What’s the problem?
The human food production system currently faces several serious threats: climate change, loss of biodiversity and rural exodus. Pesticides, as a part of “modern” agriculture are a main cause of these threats.
Since the very beginning of their use, the negative side effects of pesticides have been observed. Pests quickly became resistant. Pesticides eradicate beneficial organisms and may cause even more pests. Both resistance and resurgence are leading to higher pesticide use. The agricultural system of the European Union is dependent on the use of pesticides to a degree that is commonly described as “lock-in”.
What is the solution?
The agricultural system has to change tremendously in the coming decades. Most political and economic “tools” for transforming agriculture and eliminating pesticide use already exist. They just need to be implemented and/or strongly improved.
- The most urgent step is an EU-wide introduction of a pesticide tax. This would help to effectively reduces pesticides in taxing harmful substances more heavily than safe ones.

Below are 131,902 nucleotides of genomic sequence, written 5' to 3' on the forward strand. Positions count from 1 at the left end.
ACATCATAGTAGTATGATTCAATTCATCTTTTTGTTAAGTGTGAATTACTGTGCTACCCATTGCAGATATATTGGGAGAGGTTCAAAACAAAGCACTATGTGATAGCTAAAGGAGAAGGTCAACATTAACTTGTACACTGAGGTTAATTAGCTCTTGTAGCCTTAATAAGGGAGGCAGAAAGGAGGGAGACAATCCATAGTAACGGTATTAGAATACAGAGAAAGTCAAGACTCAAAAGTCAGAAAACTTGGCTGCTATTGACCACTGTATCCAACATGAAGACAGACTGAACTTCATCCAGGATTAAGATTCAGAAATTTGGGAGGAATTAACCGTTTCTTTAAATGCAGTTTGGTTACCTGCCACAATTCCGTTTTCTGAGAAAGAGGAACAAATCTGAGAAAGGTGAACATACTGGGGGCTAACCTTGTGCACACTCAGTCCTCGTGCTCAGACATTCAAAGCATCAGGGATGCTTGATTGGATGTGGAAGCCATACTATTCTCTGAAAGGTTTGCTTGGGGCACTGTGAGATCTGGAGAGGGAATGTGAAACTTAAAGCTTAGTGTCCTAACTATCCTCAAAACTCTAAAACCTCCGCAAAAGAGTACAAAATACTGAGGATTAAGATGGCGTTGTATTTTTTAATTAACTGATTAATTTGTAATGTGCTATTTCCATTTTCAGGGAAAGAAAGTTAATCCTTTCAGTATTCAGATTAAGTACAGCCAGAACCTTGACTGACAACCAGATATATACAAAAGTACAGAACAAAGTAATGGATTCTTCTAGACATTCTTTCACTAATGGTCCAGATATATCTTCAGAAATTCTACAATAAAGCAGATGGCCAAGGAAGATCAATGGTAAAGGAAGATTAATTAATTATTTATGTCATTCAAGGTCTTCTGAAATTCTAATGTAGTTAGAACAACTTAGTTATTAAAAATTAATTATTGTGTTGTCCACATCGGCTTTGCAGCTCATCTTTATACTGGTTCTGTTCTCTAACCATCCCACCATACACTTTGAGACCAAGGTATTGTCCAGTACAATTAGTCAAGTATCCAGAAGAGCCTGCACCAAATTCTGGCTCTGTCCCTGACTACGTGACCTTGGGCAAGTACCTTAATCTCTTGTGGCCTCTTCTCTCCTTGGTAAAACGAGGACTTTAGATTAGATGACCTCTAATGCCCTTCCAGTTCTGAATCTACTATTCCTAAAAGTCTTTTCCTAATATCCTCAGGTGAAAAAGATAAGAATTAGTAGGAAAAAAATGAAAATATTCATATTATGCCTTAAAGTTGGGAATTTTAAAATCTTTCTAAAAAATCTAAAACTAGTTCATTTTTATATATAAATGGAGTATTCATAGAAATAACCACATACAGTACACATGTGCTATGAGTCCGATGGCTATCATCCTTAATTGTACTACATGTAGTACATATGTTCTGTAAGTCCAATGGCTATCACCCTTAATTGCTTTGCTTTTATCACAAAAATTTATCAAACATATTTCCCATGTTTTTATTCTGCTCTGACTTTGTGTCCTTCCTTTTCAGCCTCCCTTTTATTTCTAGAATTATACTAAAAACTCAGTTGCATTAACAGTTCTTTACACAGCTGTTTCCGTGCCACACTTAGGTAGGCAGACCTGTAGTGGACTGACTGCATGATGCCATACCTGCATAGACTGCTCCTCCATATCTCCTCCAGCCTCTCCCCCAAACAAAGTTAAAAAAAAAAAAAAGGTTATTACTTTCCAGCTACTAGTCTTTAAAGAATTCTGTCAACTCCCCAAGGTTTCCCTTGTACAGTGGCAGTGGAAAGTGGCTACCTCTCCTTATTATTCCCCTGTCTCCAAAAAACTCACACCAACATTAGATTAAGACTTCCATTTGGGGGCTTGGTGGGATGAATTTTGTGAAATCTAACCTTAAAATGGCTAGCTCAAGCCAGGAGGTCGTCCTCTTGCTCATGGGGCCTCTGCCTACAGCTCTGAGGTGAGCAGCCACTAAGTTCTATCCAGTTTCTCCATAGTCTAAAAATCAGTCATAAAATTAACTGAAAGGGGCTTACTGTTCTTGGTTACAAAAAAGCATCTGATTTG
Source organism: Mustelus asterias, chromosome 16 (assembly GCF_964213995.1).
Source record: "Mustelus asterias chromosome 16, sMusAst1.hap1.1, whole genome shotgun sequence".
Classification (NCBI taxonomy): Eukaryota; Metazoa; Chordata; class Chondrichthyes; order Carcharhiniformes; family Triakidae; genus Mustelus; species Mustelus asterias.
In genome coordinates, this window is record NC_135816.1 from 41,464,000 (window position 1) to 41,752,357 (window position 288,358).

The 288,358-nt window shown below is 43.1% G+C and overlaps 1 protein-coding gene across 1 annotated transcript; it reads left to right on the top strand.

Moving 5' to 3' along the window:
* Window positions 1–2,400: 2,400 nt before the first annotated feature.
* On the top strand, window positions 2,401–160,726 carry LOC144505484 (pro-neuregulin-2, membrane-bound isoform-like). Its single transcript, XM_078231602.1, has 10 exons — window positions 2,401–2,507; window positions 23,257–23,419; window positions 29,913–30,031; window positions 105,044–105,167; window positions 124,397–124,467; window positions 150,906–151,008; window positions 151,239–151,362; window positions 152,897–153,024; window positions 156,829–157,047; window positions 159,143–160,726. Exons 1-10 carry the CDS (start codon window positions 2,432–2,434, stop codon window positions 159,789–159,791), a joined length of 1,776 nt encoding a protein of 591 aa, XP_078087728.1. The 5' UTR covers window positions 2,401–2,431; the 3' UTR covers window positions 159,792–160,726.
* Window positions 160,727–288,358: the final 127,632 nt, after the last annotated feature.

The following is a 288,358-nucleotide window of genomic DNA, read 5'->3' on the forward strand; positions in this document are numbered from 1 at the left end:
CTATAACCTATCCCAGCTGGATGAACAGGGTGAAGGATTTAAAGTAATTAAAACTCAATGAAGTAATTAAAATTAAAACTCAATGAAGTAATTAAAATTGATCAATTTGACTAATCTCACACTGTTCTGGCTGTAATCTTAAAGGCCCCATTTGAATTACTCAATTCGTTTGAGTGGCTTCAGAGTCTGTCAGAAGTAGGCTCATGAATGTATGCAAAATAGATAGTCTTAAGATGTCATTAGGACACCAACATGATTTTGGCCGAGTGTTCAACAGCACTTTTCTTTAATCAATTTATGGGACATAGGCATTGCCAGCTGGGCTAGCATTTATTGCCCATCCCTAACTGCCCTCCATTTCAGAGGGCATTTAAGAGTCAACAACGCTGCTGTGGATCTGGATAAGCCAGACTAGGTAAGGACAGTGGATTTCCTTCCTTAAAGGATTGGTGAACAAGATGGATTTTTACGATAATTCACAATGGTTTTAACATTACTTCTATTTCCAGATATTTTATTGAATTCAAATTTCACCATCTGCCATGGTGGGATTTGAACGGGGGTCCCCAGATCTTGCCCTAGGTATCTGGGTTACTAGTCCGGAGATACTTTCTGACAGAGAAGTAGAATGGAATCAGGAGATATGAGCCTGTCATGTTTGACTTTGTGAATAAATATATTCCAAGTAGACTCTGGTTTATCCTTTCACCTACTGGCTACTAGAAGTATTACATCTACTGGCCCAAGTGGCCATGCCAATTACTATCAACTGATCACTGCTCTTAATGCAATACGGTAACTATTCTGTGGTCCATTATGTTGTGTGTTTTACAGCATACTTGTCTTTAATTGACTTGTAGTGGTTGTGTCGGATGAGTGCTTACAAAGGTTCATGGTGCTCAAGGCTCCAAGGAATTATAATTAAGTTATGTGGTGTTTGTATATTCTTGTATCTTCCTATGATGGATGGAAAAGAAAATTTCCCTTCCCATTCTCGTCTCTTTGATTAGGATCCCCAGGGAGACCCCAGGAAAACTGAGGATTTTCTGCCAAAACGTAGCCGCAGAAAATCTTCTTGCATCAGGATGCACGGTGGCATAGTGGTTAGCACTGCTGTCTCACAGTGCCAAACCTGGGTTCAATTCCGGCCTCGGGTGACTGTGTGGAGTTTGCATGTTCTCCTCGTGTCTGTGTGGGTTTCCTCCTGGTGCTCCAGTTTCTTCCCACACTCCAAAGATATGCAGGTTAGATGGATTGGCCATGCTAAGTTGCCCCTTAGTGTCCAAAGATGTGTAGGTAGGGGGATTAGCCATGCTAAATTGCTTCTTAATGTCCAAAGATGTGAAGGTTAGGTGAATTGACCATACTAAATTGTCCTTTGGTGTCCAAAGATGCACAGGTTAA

- Additionally, a reform of the current pesticide authorisation practice is needed. The current authorisation practice is too weak and allows almost any application applied for. All authorisations for pesticides should be reviewed for their absolute necessity.
- Further, EU agricultural subsidies should be paid out for stopping the use of pesticides. This would make it economically worthwhile for farmers to escape the pesticide trap.
What is foodwatch doing?
foodwatch has developed an innovative approach for a pesticide-free EU: The crop by crop pesticide-reduction plan. Read more in the report.
For each crop (from maize to apples) the plan described the steps to freeing the EU from pesticides. All instruments are available, and a production decline is not to be feared.